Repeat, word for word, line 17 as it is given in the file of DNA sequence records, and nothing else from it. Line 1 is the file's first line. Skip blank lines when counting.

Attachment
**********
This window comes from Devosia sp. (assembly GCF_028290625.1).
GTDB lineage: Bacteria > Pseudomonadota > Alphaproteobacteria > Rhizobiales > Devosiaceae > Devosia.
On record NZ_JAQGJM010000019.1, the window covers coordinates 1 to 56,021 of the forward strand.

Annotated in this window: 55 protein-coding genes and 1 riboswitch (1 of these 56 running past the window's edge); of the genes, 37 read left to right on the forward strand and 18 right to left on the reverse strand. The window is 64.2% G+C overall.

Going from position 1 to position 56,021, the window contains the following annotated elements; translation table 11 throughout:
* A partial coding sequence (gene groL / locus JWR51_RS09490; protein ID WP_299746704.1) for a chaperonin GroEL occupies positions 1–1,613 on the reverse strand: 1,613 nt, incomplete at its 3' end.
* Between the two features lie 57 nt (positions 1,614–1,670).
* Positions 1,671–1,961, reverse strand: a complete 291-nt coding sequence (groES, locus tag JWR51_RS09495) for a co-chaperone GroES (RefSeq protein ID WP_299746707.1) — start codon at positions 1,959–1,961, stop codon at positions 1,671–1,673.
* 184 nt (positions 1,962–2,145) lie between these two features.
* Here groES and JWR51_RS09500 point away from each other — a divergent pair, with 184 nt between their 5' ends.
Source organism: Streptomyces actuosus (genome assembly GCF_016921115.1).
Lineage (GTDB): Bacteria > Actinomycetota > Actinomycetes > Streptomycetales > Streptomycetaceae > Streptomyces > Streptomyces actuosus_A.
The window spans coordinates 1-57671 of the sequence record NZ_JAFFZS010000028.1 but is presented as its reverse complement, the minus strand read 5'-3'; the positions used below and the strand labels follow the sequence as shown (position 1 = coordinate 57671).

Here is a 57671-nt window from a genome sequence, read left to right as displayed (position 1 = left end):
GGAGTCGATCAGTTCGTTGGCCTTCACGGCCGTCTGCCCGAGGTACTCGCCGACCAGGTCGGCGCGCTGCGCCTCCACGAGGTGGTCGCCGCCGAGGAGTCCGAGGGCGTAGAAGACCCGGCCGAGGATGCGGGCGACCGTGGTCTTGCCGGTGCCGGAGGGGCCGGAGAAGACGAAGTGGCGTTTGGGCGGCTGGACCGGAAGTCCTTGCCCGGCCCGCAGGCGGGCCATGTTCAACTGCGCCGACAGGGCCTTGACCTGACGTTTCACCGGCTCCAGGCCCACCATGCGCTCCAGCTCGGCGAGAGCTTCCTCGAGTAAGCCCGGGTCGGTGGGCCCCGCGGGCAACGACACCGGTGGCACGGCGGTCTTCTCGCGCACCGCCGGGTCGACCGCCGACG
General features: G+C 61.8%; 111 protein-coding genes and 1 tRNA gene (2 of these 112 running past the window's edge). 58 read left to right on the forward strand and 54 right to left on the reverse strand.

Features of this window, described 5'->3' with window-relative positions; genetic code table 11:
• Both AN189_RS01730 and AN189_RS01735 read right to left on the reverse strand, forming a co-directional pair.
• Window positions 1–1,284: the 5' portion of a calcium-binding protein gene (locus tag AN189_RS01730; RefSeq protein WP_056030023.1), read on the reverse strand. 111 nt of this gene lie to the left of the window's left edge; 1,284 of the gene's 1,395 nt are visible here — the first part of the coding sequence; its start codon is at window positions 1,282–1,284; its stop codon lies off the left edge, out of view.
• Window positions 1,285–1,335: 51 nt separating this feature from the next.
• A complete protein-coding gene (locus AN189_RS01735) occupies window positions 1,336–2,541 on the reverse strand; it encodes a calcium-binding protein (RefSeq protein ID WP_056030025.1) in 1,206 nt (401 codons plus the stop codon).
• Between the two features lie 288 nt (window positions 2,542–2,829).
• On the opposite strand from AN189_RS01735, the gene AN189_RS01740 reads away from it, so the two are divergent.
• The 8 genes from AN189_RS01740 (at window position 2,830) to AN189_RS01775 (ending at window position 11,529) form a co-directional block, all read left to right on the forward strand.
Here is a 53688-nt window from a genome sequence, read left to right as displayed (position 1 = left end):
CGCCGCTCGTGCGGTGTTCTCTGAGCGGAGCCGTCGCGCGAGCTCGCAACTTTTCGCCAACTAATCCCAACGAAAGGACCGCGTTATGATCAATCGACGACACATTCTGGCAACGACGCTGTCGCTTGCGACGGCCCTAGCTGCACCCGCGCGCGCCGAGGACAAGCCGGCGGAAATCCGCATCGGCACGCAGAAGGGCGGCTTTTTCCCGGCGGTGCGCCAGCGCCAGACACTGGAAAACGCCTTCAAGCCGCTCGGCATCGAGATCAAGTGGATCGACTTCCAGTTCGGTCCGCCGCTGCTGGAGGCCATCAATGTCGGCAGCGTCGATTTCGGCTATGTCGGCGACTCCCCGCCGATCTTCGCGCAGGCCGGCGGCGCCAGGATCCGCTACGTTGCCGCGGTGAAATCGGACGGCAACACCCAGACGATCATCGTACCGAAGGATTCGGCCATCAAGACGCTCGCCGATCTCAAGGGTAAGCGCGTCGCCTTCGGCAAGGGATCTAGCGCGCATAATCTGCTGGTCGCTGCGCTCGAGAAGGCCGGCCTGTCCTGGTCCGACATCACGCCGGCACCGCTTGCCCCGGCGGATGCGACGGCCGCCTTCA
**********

Features of this window, described 5'->3' with window-relative positions; genetic code table 11: